From: Merkur (October 27, 2010)
Source (originally in German): http://www.merkur-online.de/lokales/murnau/weltmusikfestival-grenzenlos-herausragende-leistung-fast-leeren-saal-973150.html
Murnau – freedom as conscious attention to the fate of individual people. This is the ambitious theme of the world music festival Grenzenlos 2010. It started with a special concert. (© AUTO_MUR)
Two professionals who understand each other: Conductor Andreas Hérm Baumgartner and first violinist Jeany Park of the Bavarian Philharmonic Chamber Orchestra. Few have heard the moving performance of the works of the anti-fascist composer Karl Amadeus Hartmann. Photo: kolb
In his speech at the opening of the festival, Michael Rapp, Mayor of Murnau, made it clear that freedom only comes into consciousness through the personal experience of the opposite: being locked in. The critical impulses of the comprehensive topic of “boundlessly free” required a high degree of tolerance, which the Murnau Cultural Association, namely the chairmen Thomas Köthe and Konstantin Zeitler, would take up in an exemplary manner.
But disappointment prevailed on the first evening of the festival, which lasts until tomorrow’s Sunday: the chamber orchestra of the Bavarian Symphony Orchestra played in front of an almost empty hall. Almost 60 listeners do not do justice to the anti-fascist composer Karl Amadeus Hartmann. The concert was a moving homage to the Munich composer whose work, buried in the parish garden of the Christuskirche (we reported), survived the Nazi regime.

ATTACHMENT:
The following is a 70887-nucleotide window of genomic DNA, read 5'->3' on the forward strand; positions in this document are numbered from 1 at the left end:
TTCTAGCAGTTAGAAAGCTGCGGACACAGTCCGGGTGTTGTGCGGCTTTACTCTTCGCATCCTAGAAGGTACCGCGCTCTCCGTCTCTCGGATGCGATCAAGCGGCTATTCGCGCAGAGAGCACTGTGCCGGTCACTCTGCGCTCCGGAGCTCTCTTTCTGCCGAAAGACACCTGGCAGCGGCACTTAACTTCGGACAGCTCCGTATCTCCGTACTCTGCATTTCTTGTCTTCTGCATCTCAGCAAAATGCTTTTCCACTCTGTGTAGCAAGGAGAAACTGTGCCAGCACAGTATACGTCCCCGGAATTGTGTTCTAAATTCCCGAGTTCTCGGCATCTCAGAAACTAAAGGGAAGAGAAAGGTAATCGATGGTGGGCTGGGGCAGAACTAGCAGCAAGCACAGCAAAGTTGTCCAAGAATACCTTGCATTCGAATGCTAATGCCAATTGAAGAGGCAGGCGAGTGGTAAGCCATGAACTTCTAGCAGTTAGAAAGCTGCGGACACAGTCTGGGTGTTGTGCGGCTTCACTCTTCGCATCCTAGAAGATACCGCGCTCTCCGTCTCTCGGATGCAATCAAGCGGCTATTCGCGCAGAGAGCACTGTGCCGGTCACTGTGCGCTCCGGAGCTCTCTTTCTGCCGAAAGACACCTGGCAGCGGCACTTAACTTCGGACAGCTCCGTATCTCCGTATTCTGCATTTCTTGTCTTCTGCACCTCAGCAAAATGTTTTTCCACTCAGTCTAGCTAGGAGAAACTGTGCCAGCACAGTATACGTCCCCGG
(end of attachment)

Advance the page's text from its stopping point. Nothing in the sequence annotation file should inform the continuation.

The chamber orchestra had an excellent leader in Andreas Hérm Baumgartner. The conductor preceded Hartmann’s 4th Symphony with a specially written orchestral version of Franz Schubert’s string quartet “Der Tod und das Mädchen”. With this variety of violins, the inner drama of the late work came to the fore even more clearly. Baumgartner focused on the colouring and description of sound forms. In the large version for orchestra, the death motif of sound repetition showed a similarity to the idea in Ludwig van Beethoven’s 7th Symphony. Through the superimposition of the string parts, the unconditional nearness of death spread almost palpably throughout the hall. If one adds the oppressive stage design by Christian Schied and Bernd Weber to the description – a section of bars over which blurred, faded rows of numbers ghost – then the transition to Hartmann’s work is perfect.
“The Inner Emigrant” is the name of a concert and exhibition (we reported) on the life and work of Karl Amadeus Hartmann. This highly committed, impressive and moving performance with music made clear what life in the Third Reich had actually meant.